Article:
This week's Conservation Tillage Conference in Ada, Ohio, is expected to draw more than 900 participants. The program will feature a day-long discussion with industry and university experts on improving Ohio’s water quality, particularly ways to keep phosphorus and nitrogen from impacting water resources. Nutrient management, cover crops and soil health and Solving the P (and N) problem are just a few of the sessions offered at the conference. SENR faculty experts, including Robyn Wilson, Steve Culman and Warren Dick, are scheduled to present their research.
A recent Columbus Dispatch article (12/22), "Curbing Fertilizer Runoff a Challenge" features Professor Warren Dick's research on gypsum and in particular how it captures phosphorus and prevents it from washing off the fields. Eugene Braig, program director for aquatic ecosystems in the SENR at Ohio State University is also quoted in the article.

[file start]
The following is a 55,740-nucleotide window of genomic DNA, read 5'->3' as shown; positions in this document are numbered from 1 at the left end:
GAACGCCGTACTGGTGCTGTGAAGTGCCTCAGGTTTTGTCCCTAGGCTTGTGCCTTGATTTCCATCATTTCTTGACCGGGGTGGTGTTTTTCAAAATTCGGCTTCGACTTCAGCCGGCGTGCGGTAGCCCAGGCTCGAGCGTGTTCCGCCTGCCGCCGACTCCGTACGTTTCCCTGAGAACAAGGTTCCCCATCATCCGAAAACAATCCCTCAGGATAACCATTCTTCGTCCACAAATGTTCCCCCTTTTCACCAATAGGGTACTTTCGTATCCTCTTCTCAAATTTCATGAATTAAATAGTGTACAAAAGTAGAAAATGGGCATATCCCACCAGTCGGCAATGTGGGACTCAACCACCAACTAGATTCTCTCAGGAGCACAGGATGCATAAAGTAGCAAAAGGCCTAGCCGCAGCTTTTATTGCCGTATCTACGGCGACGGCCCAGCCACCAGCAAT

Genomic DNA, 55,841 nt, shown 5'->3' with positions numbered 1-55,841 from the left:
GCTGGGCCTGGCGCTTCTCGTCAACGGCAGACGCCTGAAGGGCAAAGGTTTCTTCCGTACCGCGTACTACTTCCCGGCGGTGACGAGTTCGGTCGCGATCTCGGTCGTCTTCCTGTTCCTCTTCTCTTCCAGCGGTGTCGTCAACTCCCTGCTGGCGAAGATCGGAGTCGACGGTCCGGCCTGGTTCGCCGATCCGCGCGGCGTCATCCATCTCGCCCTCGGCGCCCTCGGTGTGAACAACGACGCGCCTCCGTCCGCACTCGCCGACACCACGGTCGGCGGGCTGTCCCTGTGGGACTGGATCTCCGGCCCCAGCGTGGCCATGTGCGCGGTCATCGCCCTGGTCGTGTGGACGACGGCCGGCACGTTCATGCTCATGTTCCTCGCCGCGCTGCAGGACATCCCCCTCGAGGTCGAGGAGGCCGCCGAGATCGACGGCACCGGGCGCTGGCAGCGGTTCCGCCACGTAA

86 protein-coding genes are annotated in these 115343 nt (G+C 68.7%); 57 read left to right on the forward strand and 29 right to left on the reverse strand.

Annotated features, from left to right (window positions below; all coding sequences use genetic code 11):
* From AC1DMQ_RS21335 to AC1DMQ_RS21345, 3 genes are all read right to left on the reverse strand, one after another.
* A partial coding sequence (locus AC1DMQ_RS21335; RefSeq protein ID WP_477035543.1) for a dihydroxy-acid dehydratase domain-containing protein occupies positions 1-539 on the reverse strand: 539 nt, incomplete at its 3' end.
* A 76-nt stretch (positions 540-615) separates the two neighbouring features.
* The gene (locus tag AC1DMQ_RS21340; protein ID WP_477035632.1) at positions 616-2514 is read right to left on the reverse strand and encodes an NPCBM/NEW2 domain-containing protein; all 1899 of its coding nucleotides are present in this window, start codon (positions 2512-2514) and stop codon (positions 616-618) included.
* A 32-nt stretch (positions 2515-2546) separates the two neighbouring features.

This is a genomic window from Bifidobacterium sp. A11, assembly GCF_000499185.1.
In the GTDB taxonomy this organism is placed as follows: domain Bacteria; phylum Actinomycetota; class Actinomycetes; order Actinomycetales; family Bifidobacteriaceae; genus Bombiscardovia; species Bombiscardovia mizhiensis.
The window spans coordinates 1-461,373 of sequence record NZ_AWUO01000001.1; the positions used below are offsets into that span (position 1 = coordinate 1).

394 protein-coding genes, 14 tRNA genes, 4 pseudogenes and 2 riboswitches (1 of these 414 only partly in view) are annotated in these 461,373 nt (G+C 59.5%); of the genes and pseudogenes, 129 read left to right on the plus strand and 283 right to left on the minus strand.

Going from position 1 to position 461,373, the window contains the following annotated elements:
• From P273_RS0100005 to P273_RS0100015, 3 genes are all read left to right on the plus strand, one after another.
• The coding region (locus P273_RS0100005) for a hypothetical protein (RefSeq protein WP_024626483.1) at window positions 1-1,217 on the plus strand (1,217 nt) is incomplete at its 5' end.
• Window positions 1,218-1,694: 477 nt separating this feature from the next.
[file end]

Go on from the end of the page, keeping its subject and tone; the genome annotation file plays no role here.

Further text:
Gypsum, which has roots in the past as a farm soil treatment, also may have a bright future, and not just as a booster of crops but also a protector of water. Warren Dick, a scientist in Ohio State University’s College of Food, Agricultural, and Environmental Sciences, is two years into a three-year study of gypsum’s benefits on farms, including to soil quality, crop yields and reducing phosphorus runoff.
ADA, Ohio – Growers who plant cover crops and vegetative systems in agriculture will find that it can tie up phosphorus in a stable phosphorus form that remains in the soil which can increase phosphorus use efficiency, according to a soil researcher from Ohio State’s College of Food, Agricultural, and Environmental Sciences.